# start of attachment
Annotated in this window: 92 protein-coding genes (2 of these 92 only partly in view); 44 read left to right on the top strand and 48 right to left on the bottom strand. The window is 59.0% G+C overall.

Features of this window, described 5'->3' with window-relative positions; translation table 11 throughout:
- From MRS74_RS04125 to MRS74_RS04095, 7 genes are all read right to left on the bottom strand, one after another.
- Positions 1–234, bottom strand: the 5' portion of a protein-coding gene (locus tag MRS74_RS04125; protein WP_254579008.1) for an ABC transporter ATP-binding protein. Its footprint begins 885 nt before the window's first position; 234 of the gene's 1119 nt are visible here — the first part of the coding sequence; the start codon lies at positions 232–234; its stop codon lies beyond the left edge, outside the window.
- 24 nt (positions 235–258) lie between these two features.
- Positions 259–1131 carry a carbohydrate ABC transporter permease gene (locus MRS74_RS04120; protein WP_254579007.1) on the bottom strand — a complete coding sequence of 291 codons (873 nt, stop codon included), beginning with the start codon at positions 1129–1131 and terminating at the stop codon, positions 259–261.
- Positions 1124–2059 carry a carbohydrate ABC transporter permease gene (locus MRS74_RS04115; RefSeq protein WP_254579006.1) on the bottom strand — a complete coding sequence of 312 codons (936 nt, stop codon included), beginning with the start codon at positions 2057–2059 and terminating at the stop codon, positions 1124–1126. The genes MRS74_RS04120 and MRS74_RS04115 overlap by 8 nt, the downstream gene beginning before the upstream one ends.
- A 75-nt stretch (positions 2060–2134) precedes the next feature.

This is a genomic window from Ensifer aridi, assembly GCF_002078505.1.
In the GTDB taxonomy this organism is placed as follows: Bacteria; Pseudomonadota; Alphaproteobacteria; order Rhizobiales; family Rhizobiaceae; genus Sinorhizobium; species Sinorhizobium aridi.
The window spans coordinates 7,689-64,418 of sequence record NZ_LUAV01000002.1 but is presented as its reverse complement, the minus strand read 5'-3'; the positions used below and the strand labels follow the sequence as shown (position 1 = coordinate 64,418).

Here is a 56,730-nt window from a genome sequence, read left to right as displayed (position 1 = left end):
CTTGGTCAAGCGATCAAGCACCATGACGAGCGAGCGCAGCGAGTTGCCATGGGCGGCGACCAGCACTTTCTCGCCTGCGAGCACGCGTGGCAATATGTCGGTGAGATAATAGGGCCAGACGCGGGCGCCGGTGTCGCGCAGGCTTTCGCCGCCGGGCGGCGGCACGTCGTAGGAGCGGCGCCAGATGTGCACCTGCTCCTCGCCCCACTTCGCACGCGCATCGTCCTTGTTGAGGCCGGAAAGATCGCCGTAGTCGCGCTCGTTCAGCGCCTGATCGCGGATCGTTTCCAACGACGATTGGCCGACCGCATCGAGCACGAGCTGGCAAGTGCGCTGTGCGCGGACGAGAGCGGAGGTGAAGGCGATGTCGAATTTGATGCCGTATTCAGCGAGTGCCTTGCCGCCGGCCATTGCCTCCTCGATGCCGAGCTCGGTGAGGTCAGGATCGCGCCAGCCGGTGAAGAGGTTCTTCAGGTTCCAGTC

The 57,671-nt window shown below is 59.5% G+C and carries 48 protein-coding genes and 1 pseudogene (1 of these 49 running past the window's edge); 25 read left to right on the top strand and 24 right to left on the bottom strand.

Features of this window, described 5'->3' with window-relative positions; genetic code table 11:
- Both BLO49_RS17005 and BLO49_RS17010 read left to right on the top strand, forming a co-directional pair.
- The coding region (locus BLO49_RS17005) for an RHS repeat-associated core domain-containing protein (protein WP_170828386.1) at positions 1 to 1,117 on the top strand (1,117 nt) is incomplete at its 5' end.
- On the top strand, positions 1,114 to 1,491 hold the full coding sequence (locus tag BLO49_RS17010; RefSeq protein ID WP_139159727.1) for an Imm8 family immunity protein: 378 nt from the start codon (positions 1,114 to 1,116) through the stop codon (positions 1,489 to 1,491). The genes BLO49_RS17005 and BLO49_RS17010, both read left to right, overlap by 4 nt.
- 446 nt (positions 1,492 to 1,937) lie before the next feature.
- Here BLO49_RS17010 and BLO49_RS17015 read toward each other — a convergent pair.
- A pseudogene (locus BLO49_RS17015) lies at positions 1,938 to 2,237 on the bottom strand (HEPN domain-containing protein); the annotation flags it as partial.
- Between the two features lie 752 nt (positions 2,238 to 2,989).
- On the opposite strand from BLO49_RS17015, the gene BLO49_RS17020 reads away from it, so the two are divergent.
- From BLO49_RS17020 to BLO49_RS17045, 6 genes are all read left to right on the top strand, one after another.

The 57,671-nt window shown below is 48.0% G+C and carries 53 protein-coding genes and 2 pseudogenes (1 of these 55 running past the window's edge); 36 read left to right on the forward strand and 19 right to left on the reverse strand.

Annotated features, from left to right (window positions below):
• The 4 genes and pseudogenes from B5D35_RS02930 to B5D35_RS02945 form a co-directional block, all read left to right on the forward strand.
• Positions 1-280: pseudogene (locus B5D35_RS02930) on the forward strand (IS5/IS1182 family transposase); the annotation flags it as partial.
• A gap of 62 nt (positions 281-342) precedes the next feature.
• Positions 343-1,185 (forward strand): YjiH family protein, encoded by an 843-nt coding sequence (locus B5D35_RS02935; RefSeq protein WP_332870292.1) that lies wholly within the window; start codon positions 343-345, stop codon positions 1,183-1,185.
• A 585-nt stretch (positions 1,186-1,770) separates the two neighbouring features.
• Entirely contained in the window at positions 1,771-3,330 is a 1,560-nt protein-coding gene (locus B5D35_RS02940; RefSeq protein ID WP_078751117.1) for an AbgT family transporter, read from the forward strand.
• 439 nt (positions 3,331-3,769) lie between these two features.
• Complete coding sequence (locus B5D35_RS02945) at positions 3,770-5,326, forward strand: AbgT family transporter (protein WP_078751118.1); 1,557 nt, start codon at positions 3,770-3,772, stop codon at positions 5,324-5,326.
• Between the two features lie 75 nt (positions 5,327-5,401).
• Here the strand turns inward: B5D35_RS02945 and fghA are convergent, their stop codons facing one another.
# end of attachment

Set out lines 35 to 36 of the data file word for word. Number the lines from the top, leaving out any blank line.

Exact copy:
• Between the two features lie 75 nt (positions 5,327-5,401).
• Here the strand turns inward: B5D35_RS02945 and fghA are convergent, their stop codons facing one another.